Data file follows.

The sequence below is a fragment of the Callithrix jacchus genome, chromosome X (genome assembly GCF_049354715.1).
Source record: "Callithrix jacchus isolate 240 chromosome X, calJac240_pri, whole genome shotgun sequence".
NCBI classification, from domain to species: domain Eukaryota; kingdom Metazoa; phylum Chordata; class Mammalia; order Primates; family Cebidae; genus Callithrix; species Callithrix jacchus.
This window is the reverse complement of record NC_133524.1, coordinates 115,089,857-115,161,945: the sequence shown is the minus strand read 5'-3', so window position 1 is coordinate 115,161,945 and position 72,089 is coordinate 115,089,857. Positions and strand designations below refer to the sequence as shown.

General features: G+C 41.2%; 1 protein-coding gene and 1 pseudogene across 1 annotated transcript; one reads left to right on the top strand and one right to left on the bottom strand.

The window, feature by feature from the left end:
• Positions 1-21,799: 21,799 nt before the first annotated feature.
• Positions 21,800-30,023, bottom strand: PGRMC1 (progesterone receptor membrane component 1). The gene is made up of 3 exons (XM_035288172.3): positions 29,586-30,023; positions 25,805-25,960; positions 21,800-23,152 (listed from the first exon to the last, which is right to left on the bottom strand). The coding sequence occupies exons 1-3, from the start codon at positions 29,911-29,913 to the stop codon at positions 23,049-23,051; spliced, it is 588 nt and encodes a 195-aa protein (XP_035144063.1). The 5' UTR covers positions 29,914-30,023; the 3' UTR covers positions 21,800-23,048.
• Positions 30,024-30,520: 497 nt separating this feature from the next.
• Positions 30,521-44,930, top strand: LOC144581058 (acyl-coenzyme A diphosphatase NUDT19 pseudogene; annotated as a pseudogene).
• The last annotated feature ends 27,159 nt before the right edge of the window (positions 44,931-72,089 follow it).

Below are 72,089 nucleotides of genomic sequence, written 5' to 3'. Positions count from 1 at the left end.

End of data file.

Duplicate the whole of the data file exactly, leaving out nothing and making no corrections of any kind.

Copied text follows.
The sequence below is a fragment of the Callithrix jacchus genome, chromosome X (genome assembly GCF_049354715.1).
Source record: "Callithrix jacchus isolate 240 chromosome X, calJac240_pri, whole genome shotgun sequence".
NCBI classification, from domain to species: domain Eukaryota; kingdom Metazoa; phylum Chordata; class Mammalia; order Primates; family Cebidae; genus Callithrix; species Callithrix jacchus.
This window is the reverse complement of record NC_133524.1, coordinates 115,089,857-115,161,945: the sequence shown is the minus strand read 5'-3', so window position 1 is coordinate 115,161,945 and position 72,089 is coordinate 115,089,857. Positions and strand designations below refer to the sequence as shown.

General features: G+C 41.2%; 1 protein-coding gene and 1 pseudogene across 1 annotated transcript; one reads left to right on the top strand and one right to left on the bottom strand.

The window, feature by feature from the left end:
• Positions 1-21,799: 21,799 nt before the first annotated feature.
• Positions 21,800-30,023, bottom strand: PGRMC1 (progesterone receptor membrane component 1). The gene is made up of 3 exons (XM_035288172.3): positions 29,586-30,023; positions 25,805-25,960; positions 21,800-23,152 (listed from the first exon to the last, which is right to left on the bottom strand). The coding sequence occupies exons 1-3, from the start codon at positions 29,911-29,913 to the stop codon at positions 23,049-23,051; spliced, it is 588 nt and encodes a 195-aa protein (XP_035144063.1). The 5' UTR covers positions 29,914-30,023; the 3' UTR covers positions 21,800-23,048.
• Positions 30,024-30,520: 497 nt separating this feature from the next.
• Positions 30,521-44,930, top strand: LOC144581058 (acyl-coenzyme A diphosphatase NUDT19 pseudogene; annotated as a pseudogene).
• The last annotated feature ends 27,159 nt before the right edge of the window (positions 44,931-72,089 follow it).

Below are 72,089 nucleotides of genomic sequence, written 5' to 3'. Positions count from 1 at the left end.